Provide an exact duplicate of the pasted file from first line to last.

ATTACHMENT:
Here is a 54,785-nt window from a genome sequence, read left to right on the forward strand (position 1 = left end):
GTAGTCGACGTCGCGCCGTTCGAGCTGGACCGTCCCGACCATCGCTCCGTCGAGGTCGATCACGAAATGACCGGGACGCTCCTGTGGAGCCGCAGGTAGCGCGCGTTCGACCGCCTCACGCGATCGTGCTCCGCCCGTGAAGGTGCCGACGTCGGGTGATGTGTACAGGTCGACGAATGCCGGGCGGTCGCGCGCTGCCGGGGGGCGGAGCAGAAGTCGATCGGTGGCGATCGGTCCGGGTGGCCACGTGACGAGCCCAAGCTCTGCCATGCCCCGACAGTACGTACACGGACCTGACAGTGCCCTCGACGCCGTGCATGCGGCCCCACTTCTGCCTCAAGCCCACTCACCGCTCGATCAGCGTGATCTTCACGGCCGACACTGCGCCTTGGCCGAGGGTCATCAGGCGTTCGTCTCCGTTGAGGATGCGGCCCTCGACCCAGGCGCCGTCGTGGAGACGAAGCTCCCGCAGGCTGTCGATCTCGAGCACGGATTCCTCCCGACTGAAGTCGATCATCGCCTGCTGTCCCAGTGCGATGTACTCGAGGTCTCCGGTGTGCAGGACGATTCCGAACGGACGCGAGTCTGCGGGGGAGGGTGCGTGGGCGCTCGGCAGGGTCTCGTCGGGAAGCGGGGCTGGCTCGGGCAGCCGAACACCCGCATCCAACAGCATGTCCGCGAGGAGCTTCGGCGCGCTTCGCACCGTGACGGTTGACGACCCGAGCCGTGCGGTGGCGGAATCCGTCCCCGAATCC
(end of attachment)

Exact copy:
Here is a 54,785-nt window from a genome sequence, read left to right on the forward strand (position 1 = left end):
GTAGTCGACGTCGCGCCGTTCGAGCTGGACCGTCCCGACCATCGCTCCGTCGAGGTCGATCACGAAATGACCGGGACGCTCCTGTGGAGCCGCAGGTAGCGCGCGTTCGACCGCCTCACGCGATCGTGCTCCGCCCGTGAAGGTGCCGACGTCGGGTGATGTGTACAGGTCGACGAATGCCGGGCGGTCGCGCGCTGCCGGGGGGCGGAGCAGAAGTCGATCGGTGGCGATCGGTCCGGGTGGCCACGTGACGAGCCCAAGCTCTGCCATGCCCCGACAGTACGTACACGGACCTGACAGTGCCCTCGACGCCGTGCATGCGGCCCCACTTCTGCCTCAAGCCCACTCACCGCTCGATCAGCGTGATCTTCACGGCCGACACTGCGCCTTGGCCGAGGGTCATCAGGCGTTCGTCTCCGTTGAGGATGCGGCCCTCGACCCAGGCGCCGTCGTGGAGACGAAGCTCCCGCAGGCTGTCGATCTCGAGCACGGATTCCTCCCGACTGAAGTCGATCATCGCCTGCTGTCCCAGTGCGATGTACTCGAGGTCTCCGGTGTGCAGGACGATTCCGAACGGACGCGAGTCTGCGGGGGAGGGTGCGTGGGCGCTCGGCAGGGTCTCGTCGGGAAGCGGGGCTGGCTCGGGCAGCCGAACACCCGCATCCAACAGCATGTCCGCGAGGAGCTTCGGCGCGCTTCGCACCGTGACGGTTGACGACCCGAGCCGTGCGGTGGCGGAATCCGTCCCCGAATCC